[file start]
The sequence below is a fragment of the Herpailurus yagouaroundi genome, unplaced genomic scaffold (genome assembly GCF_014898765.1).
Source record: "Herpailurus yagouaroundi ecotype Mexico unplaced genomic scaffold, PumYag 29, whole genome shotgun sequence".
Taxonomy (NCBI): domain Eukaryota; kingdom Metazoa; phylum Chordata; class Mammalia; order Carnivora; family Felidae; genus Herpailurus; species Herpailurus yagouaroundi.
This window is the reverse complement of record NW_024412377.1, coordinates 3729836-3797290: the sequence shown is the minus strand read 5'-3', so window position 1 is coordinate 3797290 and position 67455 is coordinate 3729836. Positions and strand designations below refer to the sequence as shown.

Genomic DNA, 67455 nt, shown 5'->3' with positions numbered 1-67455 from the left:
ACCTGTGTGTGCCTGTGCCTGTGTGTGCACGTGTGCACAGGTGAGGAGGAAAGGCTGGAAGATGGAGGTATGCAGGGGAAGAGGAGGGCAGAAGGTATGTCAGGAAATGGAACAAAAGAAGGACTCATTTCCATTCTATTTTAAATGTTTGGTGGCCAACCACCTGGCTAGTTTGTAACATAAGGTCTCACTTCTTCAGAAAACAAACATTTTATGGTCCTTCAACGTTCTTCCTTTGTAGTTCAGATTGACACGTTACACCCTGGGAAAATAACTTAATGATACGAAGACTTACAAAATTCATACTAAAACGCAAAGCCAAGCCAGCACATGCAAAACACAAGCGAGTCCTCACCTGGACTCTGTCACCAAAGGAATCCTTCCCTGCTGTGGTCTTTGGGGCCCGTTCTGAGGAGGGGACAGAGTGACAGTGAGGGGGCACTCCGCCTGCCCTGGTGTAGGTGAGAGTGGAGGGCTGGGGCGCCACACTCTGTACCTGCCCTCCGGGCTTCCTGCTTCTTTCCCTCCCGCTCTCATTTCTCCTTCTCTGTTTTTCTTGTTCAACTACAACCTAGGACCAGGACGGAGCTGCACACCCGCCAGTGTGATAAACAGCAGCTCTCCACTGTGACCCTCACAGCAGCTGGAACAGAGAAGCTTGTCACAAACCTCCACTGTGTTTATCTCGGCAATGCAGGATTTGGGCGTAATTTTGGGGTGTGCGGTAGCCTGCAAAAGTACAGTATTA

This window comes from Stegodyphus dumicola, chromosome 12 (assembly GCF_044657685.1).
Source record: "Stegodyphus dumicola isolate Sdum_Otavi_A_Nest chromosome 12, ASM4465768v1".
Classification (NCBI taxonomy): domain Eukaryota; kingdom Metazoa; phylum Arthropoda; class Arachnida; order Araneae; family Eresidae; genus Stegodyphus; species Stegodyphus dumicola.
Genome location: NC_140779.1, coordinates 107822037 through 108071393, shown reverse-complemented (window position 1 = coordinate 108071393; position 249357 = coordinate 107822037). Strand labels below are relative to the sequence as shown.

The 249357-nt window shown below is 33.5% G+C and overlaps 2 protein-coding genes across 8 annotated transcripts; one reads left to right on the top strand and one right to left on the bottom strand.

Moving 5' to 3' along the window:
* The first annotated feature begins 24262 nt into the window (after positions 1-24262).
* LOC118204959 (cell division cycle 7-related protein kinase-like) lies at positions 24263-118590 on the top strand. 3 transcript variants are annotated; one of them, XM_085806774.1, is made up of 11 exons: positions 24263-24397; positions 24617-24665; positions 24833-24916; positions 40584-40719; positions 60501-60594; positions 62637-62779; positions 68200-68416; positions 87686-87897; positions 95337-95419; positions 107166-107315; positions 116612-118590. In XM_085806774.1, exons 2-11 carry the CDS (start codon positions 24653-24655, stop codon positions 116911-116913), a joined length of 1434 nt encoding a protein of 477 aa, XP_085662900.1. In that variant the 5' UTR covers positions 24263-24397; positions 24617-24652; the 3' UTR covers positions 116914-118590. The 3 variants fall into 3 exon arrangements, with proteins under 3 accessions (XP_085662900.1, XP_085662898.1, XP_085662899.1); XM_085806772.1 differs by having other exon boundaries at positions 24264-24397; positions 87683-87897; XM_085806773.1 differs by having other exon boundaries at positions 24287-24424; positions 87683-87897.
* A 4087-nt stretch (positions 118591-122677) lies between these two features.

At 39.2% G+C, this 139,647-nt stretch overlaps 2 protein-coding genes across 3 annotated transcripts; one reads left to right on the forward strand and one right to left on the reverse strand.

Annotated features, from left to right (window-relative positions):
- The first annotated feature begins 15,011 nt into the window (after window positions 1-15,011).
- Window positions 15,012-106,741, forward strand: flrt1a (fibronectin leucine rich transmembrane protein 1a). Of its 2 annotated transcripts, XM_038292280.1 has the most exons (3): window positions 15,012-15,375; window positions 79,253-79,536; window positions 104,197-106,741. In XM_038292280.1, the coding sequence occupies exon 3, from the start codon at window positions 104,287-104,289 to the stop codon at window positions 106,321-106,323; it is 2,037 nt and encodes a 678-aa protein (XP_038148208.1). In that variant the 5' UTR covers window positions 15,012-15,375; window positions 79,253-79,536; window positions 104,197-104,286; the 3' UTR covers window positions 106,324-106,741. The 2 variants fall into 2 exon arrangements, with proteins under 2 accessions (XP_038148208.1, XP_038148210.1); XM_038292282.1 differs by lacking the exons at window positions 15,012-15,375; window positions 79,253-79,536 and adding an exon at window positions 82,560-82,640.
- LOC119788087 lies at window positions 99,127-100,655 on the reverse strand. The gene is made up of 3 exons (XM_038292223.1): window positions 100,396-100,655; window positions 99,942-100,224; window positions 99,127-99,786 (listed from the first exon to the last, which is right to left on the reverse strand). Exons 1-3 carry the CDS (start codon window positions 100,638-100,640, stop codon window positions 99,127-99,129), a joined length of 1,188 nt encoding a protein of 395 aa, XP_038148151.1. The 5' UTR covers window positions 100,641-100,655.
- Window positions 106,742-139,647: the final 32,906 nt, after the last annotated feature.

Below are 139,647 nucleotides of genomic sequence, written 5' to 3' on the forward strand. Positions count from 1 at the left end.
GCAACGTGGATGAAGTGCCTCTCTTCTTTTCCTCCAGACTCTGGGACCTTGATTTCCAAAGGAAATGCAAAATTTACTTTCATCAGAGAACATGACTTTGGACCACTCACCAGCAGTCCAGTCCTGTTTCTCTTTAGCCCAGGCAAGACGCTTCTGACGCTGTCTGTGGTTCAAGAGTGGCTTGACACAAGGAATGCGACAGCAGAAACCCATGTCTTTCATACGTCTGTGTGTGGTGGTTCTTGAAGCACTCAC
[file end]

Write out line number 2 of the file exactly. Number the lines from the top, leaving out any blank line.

Source record: "Herpailurus yagouaroundi ecotype Mexico unplaced genomic scaffold, PumYag 29, whole genome shotgun sequence".